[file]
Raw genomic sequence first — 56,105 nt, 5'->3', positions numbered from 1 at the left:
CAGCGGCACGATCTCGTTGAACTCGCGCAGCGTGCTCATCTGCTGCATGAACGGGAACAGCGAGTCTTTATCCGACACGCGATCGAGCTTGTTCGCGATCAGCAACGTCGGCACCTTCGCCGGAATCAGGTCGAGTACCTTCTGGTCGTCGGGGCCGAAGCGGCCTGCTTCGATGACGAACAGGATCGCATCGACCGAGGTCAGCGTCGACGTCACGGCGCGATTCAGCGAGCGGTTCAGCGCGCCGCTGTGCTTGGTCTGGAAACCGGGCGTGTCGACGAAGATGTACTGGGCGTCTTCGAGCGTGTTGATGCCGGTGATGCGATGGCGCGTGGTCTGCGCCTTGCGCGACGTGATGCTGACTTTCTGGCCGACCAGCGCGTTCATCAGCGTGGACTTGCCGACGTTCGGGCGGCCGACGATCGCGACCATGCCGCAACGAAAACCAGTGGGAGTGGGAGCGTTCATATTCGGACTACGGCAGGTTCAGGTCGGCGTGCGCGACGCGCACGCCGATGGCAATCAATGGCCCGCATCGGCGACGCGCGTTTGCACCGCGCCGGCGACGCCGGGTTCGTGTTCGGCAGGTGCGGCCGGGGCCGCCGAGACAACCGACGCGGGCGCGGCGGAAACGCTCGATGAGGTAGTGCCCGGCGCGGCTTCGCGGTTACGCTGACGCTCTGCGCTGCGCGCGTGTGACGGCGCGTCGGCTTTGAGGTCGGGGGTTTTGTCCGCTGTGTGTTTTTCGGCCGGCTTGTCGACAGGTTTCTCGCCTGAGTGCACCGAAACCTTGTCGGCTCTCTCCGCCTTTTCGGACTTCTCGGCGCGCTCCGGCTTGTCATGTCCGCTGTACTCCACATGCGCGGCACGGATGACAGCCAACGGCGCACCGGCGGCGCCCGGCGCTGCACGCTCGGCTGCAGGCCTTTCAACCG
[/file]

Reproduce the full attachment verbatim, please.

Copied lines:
Raw genomic sequence first — 56,105 nt, 5'->3', positions numbered from 1 at the left:
CAGCGGCACGATCTCGTTGAACTCGCGCAGCGTGCTCATCTGCTGCATGAACGGGAACAGCGAGTCTTTATCCGACACGCGATCGAGCTTGTTCGCGATCAGCAACGTCGGCACCTTCGCCGGAATCAGGTCGAGTACCTTCTGGTCGTCGGGGCCGAAGCGGCCTGCTTCGATGACGAACAGGATCGCATCGACCGAGGTCAGCGTCGACGTCACGGCGCGATTCAGCGAGCGGTTCAGCGCGCCGCTGTGCTTGGTCTGGAAACCGGGCGTGTCGACGAAGATGTACTGGGCGTCTTCGAGCGTGTTGATGCCGGTGATGCGATGGCGCGTGGTCTGCGCCTTGCGCGACGTGATGCTGACTTTCTGGCCGACCAGCGCGTTCATCAGCGTGGACTTGCCGACGTTCGGGCGGCCGACGATCGCGACCATGCCGCAACGAAAACCAGTGGGAGTGGGAGCGTTCATATTCGGACTACGGCAGGTTCAGGTCGGCGTGCGCGACGCGCACGCCGATGGCAATCAATGGCCCGCATCGGCGACGCGCGTTTGCACCGCGCCGGCGACGCCGGGTTCGTGTTCGGCAGGTGCGGCCGGGGCCGCCGAGACAACCGACGCGGGCGCGGCGGAAACGCTCGATGAGGTAGTGCCCGGCGCGGCTTCGCGGTTACGCTGACGCTCTGCGCTGCGCGCGTGTGACGGCGCGTCGGCTTTGAGGTCGGGGGTTTTGTCCGCTGTGTGTTTTTCGGCCGGCTTGTCGACAGGTTTCTCGCCTGAGTGCACCGAAACCTTGTCGGCTCTCTCCGCCTTTTCGGACTTCTCGGCGCGCTCCGGCTTGTCATGTCCGCTGTACTCCACATGCGCGGCACGGATGACAGCCAACGGCGCACCGGCGGCGCCCGGCGCTGCACGCTCGGCTGCAGGCCTTTCAACCG